Texas Racing Commission stewards have issued immediate summary suspensions for three Quarter horse trainers – Judd Kearl, Jose Sanchez and Brian Stroud – who on July 21 were notified of alleged positive tests for the Class 1 drug nomifensine, an anti-depressant drug that was taken off the market in the U.S. 25 years ago because of potential side effects. The alleged positive tests came in horses racing at Sam Houston Race Park and Retama Park between May 22 and June 17.
Kearl, the 2016 AQHA champion trainer who swept the $1-million Rainbow Derby and $1-million Rainbow Futurity at Ruidoso Downs in New Mexico July 22-23, was notified that five of his horses allegedly tested positive for nomifensine, with Sanchez receiving two notices of alleged positive tests and Stroud receiving one. The alleged findings were reported by the Veterinary Medical Diagnostic Laboratory at Texas A&M University, which conducts testing for the Texas Racing Commission.
Each summary suspension stated: “This Class 1 drug is known to be dangerous in humans, has not been tested on horses, and has been removed from the market by the FDA. These positive tests were among eight total positives that occurred within a time period of a few weeks, by three trainers at two different tracks. The totality of these circumstances strongly indicate a scheme to cheat and also indicate that the drug was intentionally administered (by the accused trainer), either directly or at his instruction. Therefore, in order to protect the safety and health of race participants, both human and equine, and to protect the public from unlawful influences on the outcome of races, a summary suspension under Texas Racing Act Section 3:16 and Commission Rule 307.62 is hereby immediately imposed … pending a hearing on the merits.”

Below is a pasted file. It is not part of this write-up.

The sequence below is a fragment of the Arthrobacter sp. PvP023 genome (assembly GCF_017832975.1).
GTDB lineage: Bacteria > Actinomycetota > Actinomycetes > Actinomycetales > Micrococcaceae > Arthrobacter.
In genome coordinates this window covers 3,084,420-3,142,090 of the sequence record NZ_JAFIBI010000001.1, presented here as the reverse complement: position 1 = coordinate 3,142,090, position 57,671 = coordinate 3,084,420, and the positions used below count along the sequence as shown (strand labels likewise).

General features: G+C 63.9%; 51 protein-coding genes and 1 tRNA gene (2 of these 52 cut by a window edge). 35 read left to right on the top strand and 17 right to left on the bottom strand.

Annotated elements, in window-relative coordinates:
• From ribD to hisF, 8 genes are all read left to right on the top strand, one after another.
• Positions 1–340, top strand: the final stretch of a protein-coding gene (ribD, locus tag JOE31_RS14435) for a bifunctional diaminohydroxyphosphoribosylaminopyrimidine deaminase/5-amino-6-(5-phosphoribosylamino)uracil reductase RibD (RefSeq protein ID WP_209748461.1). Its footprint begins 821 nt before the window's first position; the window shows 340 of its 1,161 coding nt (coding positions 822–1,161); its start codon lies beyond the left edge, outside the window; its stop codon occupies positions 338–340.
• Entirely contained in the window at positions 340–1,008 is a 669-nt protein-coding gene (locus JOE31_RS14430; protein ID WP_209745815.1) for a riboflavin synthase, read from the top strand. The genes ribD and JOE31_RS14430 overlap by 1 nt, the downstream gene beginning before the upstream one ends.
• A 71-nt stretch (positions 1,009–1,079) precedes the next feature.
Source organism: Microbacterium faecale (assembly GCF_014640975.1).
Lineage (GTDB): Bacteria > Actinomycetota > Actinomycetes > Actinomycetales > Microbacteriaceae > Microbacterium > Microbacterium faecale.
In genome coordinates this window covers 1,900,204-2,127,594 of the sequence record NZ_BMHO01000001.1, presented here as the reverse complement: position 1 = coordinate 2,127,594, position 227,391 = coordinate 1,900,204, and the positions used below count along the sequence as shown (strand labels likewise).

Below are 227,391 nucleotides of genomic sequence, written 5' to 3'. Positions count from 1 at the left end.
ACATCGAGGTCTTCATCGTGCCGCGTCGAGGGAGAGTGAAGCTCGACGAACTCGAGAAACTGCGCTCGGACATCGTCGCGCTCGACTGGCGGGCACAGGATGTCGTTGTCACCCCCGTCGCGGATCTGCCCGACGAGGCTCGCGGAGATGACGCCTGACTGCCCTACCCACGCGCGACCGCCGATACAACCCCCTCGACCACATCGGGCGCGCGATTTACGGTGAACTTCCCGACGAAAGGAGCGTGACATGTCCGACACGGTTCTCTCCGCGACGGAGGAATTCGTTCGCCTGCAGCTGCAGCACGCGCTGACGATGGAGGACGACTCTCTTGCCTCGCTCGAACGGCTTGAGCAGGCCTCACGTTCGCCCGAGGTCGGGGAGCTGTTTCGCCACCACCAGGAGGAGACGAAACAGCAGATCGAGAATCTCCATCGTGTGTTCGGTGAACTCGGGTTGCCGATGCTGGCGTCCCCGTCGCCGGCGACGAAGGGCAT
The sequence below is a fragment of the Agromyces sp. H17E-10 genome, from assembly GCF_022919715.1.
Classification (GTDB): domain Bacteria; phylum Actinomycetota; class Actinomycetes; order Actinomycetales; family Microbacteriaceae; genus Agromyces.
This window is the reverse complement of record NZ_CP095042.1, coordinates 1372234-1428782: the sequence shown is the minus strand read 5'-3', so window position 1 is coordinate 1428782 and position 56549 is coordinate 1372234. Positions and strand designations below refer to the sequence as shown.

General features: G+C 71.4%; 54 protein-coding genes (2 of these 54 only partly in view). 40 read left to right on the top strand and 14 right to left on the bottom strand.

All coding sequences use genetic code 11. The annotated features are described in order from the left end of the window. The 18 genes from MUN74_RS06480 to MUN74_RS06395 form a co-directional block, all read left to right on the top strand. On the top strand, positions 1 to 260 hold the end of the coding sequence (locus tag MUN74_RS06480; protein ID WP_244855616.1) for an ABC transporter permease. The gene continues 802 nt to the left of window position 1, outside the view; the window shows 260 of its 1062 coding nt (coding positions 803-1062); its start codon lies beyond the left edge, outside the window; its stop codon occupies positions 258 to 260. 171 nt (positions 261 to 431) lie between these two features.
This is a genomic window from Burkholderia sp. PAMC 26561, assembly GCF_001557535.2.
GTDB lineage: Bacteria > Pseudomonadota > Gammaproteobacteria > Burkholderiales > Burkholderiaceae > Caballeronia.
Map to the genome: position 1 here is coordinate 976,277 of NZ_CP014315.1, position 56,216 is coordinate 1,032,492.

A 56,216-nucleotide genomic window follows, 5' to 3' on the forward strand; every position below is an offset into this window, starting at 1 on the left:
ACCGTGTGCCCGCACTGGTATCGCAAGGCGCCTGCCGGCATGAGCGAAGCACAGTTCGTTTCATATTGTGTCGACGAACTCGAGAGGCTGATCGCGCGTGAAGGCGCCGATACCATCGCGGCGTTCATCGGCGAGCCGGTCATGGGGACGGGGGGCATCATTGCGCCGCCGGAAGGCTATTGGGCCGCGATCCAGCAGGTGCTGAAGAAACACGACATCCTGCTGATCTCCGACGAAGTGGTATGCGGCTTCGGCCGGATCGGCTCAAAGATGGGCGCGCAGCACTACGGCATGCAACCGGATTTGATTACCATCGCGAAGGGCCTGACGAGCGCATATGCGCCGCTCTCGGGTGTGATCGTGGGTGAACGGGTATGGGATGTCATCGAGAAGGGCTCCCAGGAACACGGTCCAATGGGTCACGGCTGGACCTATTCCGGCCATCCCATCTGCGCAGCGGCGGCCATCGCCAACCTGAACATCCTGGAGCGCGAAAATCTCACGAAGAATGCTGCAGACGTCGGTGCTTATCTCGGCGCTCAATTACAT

Summary suspensions in one jurisdiction are honored in other racing states.
Hearings that were scheduled for Aug 2-3 have been continued, according to attorney Darrell Vienna, a former trainer who is representing Kearl and Sanchez.
“We're going to be seeking stays, injunctive relief this week (in civil court) for these unprecedented summary suspensions that never before have been applied in Texas,” said Vienna. “We believe they lack adequate legal foundation. The issue is simply: Do you suspend individuals without letting them utter a single word in their defense?”
The Kearl and Sanchez hearings have been consolidated, Vienna said.
Trent Rowell, attorney for Brian Stroud, said he would be filing an appeal with the Texas Racing Commission, and if that is denied seek a temporary restraining order in District Court in Travis County. “We have to go through administrative remedies first, then will be filing for a restraining order as quickly as we are allowed to do so,” Rowell said.
The summary suspensions were issued Monday by Texas Racing Commission stewards Anne Alley, Mike Pelletier and Fred Winch Jr.
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